VICTORIA, BRITISH COLUMBIA (CelebrityAccess) British Columbia Supreme Court Judge Paul Pearlman recently dismissed arguments made by Ticketfly, which has been attempting to collect funds from the trustee of the failed Pemberton Music Festival.
The Pemberton festival was to take place near Whistler, B.C., last May with headliners Muse, Chance The Rapper, and A Tribe Called Quest but was canceled just prior. Fans who paid via credit card were refunded, but the credit card companies charged the festival’s ticketing source, Ticketfly.
In turn, Ticketfly has been attempting to recover the charges from the festival’s trustee in bankruptcy, Ernst & Young. That trustee wasn’t prepared to put Ticketfly in front of other creditors, according to Straight.com, so Ticketfly took the accountancy to court alleging “unjust enrichment.” Ticketfly’s owner at the time, Pandora, argued “the debtors misled the ticket-purchasing public.” It further claimed that Pemberton’s promoters, Huka Entertainment, misled the public “by authorizing the sale of tickets when they had no firm intention of proceeding.”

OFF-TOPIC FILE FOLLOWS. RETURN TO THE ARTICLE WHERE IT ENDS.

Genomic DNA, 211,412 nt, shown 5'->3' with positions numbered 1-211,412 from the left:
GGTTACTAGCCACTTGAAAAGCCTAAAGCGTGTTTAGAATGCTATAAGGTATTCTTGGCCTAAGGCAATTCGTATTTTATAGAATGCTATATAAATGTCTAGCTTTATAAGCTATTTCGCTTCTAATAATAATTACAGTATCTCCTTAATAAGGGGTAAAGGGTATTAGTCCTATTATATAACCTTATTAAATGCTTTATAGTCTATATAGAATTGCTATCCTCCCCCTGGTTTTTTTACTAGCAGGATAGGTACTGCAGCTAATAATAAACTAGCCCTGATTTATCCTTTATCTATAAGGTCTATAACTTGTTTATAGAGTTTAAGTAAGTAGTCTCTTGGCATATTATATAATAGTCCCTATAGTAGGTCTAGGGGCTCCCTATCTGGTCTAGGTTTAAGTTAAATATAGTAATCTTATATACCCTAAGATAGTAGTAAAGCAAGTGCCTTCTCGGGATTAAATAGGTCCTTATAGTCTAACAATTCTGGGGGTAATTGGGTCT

Pearlman, however, dismissed the arguments ruling evidence fell short of “establishing bad faith or other misconduct.”
Ticketfly, in essence, has been stuck with the tab pending bankruptcy proceedings, according to the ruling.
The ruling also made clear that Pemberton was not a money-making venture, with the festival losing $14 million in 2016 despite headliner Pearl Jam, and $16.8 million in 2015.